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"Social Pacts in Western Europe: The Roles of European Integration and Electoral Competition"

Hamann, Kerstin, and Kelly, John. (2007) "Social Pacts in Western Europe: The Roles of European Integration and Electoral Competition". In: UNSPECIFIED, Montreal, Canada. (Unpublished)

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    Abstract

    [From the introduction]. Social pacts – national-level agreements between governments, labor unions and sometimes employer organizations – began to emerge in many Western European countries in the 1980s. Although on the surface, these agreements seemed to bear some resemblance to the neo-corporatist arrangements of the 1970s, several features made them notable and distinct. First, they were signed in countries that did not conform to the characteristics usually identified with neo-corporatism, such as the presence of leftist governments, and strong and centralized social partners. Second, the pacts varied significantly in their contents, including issues as diverse as wage levels, work time, labor market or industrial relations reform, welfare reform, and training. In this paper, we aim to explain the emergence of social pacts in West European countries. We are particularly interested in explaining the variation of the existence of pacts both across and within countries. That is, why do some countries feature a long list of social pacts, while others have few or none? And second, why do some governments pursue social pacts as their preferred way to change policies during certain time periods, but choose the legislative route at other times? In exploring these questions, we diverge from the prevalent explanation centered on economic pressures and instead highlight electoral dynamics. We argue that social pacts will be attractive when party leaders perceive them to be helpful in reducing the potential electoral costs of economic adjustment and wage restraint policies. Alternatively, parties may forgo negotiations with social partners and seek to impose such policies unilaterally if they believe that approach will yield electoral gain or minimize electoral costs. The paper proceeds as follows: The first section will present a brief overview of the dominant explanations of social pacts, focusing on economic pressures and institutions. The second part will ground our argument in existing theoretical and empirical work on parties, governments, and voting behavior. The third section discusses some initial results based on a 16-country comparison of social pacts. Although these results are preliminary and tentative, they indicate the directions our future research will take. The final section summarizes our findings and suggests directions for further research.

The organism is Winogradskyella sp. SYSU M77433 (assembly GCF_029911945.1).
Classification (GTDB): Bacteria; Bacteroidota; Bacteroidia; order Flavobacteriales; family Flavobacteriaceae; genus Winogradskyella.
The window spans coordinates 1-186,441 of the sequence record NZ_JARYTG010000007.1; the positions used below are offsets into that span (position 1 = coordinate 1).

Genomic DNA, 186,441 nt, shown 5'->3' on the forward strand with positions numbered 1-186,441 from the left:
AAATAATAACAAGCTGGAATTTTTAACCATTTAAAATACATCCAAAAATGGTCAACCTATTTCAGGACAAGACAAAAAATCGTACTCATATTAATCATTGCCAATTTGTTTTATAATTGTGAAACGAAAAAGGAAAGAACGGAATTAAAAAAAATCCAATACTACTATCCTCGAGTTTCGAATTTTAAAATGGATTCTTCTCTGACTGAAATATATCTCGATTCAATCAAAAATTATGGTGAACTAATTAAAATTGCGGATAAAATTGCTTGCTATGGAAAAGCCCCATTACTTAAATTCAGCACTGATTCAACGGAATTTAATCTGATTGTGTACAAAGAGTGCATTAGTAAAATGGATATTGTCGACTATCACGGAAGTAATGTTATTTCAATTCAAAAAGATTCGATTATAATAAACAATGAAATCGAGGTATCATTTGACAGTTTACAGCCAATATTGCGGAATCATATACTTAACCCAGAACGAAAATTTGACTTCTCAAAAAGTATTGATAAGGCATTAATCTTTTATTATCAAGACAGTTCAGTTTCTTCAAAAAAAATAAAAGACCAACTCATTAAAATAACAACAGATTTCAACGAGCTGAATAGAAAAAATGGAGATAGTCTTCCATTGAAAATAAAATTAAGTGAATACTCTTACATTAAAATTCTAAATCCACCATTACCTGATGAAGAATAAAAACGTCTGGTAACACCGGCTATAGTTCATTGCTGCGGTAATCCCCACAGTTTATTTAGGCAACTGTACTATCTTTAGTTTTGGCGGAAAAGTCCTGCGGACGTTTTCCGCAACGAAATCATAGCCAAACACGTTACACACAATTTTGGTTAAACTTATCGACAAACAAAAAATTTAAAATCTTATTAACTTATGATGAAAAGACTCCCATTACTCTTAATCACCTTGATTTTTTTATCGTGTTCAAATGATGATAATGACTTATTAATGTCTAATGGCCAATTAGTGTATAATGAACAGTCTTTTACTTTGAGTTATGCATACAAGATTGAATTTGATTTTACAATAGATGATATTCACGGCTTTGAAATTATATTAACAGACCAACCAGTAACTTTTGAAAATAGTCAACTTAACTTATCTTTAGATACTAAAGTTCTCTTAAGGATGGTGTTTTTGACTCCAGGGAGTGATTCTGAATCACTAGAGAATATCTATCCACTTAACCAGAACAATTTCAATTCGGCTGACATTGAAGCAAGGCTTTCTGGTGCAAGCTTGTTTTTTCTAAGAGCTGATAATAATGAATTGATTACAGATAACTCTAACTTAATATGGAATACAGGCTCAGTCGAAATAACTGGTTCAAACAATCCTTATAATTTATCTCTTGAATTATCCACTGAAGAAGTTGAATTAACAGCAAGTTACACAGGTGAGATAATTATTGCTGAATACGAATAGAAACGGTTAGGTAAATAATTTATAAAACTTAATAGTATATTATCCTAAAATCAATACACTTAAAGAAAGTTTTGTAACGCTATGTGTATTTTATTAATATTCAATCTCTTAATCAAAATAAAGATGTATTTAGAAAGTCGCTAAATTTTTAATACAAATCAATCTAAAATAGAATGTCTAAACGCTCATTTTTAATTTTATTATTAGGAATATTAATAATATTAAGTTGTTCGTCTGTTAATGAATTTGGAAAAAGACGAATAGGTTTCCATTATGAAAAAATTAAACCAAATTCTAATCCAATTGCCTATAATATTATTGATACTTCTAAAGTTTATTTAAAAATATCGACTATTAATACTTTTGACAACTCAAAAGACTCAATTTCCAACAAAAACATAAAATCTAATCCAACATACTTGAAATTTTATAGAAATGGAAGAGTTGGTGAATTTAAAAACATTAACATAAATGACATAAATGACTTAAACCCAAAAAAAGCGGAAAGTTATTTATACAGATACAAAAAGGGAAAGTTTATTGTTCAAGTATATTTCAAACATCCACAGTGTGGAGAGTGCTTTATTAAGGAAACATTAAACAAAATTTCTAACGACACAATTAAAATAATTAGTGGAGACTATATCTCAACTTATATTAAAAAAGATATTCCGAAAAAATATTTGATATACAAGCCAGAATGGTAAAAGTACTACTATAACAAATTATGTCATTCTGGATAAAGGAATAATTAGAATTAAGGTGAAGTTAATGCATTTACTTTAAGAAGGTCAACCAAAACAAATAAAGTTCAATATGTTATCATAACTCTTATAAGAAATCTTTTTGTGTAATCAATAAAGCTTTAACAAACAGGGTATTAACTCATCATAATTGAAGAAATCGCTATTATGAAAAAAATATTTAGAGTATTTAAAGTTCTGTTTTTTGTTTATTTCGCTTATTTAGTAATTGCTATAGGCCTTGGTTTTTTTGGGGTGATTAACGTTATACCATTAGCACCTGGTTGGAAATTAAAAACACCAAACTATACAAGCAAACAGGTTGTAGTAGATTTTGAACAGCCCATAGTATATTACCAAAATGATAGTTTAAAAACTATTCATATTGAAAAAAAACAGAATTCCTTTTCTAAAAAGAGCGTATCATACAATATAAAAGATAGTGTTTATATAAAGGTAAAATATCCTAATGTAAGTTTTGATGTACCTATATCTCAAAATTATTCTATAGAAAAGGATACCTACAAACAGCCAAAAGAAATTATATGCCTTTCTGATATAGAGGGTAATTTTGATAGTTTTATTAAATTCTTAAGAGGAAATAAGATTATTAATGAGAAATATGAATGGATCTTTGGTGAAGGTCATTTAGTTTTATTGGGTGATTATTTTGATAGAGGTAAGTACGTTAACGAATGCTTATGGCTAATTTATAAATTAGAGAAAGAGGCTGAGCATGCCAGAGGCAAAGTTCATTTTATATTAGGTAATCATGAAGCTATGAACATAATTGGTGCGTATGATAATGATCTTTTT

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    Item Type: Conference or Workshop Item (UNSPECIFIED)
    Subjects for non-EU documents: EU policies and themes > Policies & related activities > social policy > general
    Other > integration theory (see also researching and writing the EU in this section)
    EU policies and themes > Policies & related activities > political affairs > political parties
    Other > researching and writing the EU (see also integration theory in this section)
    EU policies and themes > Policies & related activities > economic and financial affairs > business/private economic activity
    Subjects for EU documents: UNSPECIFIED
    EU Series: UNSPECIFIED
    ["eprint_fieldname_eusries" not defined]: UNSPECIFIED
    EU Annual Reports: UNSPECIFIED
    Conference: European Union Studies Association (EUSA) > Biennial Conference > 2007 (10th), May 17-19, 2007
    Depositing User: Phil Wilkin
    Official EU Document: No
    Language: English
    Date Deposited: 09 May 2008
    Page Range: p. 52
    Last Modified: 15 Feb 2011 17:50
    URI: http://aei.pitt.edu/id/eprint/7894

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